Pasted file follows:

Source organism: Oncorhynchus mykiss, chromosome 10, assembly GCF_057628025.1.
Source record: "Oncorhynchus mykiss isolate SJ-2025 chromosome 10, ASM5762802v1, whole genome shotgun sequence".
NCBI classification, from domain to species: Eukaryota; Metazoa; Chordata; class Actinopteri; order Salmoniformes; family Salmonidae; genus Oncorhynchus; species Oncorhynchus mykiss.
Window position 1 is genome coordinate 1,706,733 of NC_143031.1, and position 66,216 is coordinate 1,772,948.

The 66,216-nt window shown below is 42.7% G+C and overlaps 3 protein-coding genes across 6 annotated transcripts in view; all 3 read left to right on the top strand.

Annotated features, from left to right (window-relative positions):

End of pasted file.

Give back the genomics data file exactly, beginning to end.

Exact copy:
Source organism: Oncorhynchus mykiss, chromosome 10, assembly GCF_057628025.1.
Source record: "Oncorhynchus mykiss isolate SJ-2025 chromosome 10, ASM5762802v1, whole genome shotgun sequence".
NCBI classification, from domain to species: Eukaryota; Metazoa; Chordata; class Actinopteri; order Salmoniformes; family Salmonidae; genus Oncorhynchus; species Oncorhynchus mykiss.
Window position 1 is genome coordinate 1,706,733 of NC_143031.1, and position 66,216 is coordinate 1,772,948.

The 66,216-nt window shown below is 42.7% G+C and overlaps 3 protein-coding genes across 6 annotated transcripts in view; all 3 read left to right on the top strand.

Annotated features, from left to right (window-relative positions):